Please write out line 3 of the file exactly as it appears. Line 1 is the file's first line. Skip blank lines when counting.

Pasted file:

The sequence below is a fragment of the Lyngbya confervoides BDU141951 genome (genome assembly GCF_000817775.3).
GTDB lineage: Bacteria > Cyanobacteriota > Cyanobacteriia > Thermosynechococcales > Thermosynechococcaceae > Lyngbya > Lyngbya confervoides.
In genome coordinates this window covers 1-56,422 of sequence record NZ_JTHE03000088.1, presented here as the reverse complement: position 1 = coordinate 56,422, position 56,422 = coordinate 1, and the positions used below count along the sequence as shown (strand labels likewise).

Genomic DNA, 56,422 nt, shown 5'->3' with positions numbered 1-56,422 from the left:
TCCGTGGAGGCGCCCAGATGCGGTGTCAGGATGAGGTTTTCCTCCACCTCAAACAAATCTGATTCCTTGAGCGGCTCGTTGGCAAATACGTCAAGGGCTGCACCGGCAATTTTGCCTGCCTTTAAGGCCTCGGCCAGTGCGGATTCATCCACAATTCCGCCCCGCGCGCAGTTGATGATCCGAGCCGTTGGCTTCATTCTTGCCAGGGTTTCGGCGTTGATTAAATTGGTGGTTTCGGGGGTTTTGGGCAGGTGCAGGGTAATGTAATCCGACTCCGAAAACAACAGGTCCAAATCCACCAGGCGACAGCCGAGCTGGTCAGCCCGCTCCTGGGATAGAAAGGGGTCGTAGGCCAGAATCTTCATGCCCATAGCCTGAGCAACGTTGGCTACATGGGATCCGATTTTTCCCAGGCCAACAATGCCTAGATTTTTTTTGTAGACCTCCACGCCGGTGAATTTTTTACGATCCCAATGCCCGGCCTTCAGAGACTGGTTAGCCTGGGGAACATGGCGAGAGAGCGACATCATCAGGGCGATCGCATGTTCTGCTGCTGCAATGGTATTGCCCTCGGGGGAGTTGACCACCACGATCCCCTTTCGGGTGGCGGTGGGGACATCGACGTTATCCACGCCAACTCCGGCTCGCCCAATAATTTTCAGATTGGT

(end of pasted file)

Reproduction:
In genome coordinates this window covers 1-56,422 of sequence record NZ_JTHE03000088.1, presented here as the reverse complement: position 1 = coordinate 56,422, position 56,422 = coordinate 1, and the positions used below count along the sequence as shown (strand labels likewise).